The Lost Village

Well this one, Wharram Percy, isn’t strictly lost for we know where it is!

Populations come and go, often for economic reasons. Back in medieval times Wharram Percy was, no doubt, a comfortable village to live in. But times change and where once there were houses and busy villagers, now there are cows and a few visitors.

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The cows are walking along the main road through Wharram Percy. Many of the houses were at the top of the slope where humps and bumps suggest the outlines of buildings. The archaeologists worked on the site for 40 years so it is well understood.

Wharram Percy is in Yorkshire a few miles south east of Malton/Norton. It is in the Wolds and really in quite an isolated spot. The last families left the village in around 1500 leaving a church to decay. Some farmworkers’ cottages were built in the 18th century.

The ruins of the church still stand.

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The cottages have gained a sign from a nearby railway station which closed in the 1950s.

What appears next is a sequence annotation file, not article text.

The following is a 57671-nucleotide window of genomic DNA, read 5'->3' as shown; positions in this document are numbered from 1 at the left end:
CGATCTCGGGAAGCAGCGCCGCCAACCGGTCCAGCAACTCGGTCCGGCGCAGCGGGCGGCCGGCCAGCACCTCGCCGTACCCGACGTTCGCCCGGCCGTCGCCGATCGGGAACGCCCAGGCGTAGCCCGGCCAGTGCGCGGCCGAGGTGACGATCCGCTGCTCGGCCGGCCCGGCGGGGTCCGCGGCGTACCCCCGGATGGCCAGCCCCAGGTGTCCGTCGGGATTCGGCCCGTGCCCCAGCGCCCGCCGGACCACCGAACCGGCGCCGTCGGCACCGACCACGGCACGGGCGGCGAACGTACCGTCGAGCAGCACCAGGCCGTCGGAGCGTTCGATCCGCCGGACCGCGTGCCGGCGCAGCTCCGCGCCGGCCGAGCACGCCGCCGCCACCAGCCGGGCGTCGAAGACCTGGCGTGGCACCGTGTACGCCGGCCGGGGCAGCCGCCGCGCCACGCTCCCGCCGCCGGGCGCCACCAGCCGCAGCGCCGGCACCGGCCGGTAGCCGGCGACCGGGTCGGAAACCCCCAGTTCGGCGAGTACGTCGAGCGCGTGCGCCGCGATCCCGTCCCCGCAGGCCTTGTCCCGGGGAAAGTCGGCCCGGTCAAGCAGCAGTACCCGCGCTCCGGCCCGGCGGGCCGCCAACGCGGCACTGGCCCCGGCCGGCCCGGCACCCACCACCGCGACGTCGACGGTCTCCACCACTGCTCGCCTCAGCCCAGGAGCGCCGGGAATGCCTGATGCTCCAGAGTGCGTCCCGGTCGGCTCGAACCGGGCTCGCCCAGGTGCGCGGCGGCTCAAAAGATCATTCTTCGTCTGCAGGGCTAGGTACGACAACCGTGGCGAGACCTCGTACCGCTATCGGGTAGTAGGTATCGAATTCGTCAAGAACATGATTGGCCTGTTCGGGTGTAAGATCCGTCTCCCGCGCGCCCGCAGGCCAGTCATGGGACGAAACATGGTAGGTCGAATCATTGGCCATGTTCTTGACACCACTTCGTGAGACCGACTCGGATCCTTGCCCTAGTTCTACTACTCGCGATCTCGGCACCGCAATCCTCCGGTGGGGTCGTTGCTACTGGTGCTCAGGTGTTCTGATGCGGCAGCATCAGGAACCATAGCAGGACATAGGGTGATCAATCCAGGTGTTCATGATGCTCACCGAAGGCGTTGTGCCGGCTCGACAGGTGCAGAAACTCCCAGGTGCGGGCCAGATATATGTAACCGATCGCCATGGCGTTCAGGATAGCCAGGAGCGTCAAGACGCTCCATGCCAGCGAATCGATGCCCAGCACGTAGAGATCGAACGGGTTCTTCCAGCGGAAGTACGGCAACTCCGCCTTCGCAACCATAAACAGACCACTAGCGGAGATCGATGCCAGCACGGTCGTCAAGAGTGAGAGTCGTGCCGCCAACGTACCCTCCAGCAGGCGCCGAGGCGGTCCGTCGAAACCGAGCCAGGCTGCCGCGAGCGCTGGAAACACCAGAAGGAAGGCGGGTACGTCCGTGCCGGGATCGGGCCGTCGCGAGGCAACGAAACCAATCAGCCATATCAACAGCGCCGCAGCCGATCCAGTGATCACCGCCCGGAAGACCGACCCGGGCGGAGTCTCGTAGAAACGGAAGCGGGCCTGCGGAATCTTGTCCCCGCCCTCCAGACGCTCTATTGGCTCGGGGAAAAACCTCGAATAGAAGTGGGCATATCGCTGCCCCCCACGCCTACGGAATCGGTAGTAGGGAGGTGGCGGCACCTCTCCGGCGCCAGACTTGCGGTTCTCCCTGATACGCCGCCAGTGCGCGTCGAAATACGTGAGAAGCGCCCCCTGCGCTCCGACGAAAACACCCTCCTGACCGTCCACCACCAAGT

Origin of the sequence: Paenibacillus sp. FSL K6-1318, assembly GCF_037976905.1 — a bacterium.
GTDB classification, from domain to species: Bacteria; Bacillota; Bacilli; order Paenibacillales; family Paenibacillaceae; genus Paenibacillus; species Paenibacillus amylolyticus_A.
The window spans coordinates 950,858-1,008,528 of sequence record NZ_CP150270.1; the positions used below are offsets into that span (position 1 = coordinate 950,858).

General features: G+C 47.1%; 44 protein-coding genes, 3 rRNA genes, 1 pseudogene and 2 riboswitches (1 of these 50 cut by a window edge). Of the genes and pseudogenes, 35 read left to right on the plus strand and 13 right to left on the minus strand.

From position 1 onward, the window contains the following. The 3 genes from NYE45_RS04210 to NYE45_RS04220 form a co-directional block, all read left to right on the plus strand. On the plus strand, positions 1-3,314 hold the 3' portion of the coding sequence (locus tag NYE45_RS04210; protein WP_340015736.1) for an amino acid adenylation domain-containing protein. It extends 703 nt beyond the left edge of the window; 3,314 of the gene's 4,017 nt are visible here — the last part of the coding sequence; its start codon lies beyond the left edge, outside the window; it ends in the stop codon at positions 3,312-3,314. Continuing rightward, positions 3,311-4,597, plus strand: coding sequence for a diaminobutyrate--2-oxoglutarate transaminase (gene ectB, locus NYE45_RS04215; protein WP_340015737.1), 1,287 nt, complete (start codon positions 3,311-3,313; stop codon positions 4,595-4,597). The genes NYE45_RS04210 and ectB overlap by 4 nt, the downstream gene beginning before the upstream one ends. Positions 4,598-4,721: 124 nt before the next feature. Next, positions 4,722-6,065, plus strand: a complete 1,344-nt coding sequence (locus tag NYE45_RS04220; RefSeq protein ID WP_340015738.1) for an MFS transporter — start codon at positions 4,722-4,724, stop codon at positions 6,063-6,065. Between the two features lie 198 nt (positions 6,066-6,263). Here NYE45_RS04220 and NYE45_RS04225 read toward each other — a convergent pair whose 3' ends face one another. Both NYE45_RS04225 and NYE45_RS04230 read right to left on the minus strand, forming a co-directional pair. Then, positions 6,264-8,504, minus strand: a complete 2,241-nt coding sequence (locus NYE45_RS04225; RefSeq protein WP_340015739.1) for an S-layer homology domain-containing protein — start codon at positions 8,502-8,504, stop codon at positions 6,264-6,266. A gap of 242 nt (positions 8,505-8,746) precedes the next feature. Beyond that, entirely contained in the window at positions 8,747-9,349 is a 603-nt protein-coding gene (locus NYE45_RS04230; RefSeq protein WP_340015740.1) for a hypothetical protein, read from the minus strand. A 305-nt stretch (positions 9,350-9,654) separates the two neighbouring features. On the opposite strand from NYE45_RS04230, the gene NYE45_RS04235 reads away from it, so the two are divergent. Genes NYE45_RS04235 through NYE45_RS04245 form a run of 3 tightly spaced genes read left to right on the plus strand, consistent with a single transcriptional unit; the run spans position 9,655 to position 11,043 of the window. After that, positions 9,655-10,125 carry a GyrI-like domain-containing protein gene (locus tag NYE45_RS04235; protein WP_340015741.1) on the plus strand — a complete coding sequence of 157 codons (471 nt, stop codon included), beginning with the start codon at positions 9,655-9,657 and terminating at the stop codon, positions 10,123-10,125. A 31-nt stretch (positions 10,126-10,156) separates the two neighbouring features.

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Even after the demise of village and church, people requested to be buried. Here’s one of the graves.

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What more could you want for genealogy – a birth year, a death year and a name of Dewsbury Megginson. It’s so unusual a name and dead easy to find out more about him and his family. He was a farmer in quite a big way, in fact.

It’s a short walk from any road to Wharram Percy, but the lovely countryside makes it well worth it.

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Photos taken in April 2014.

 

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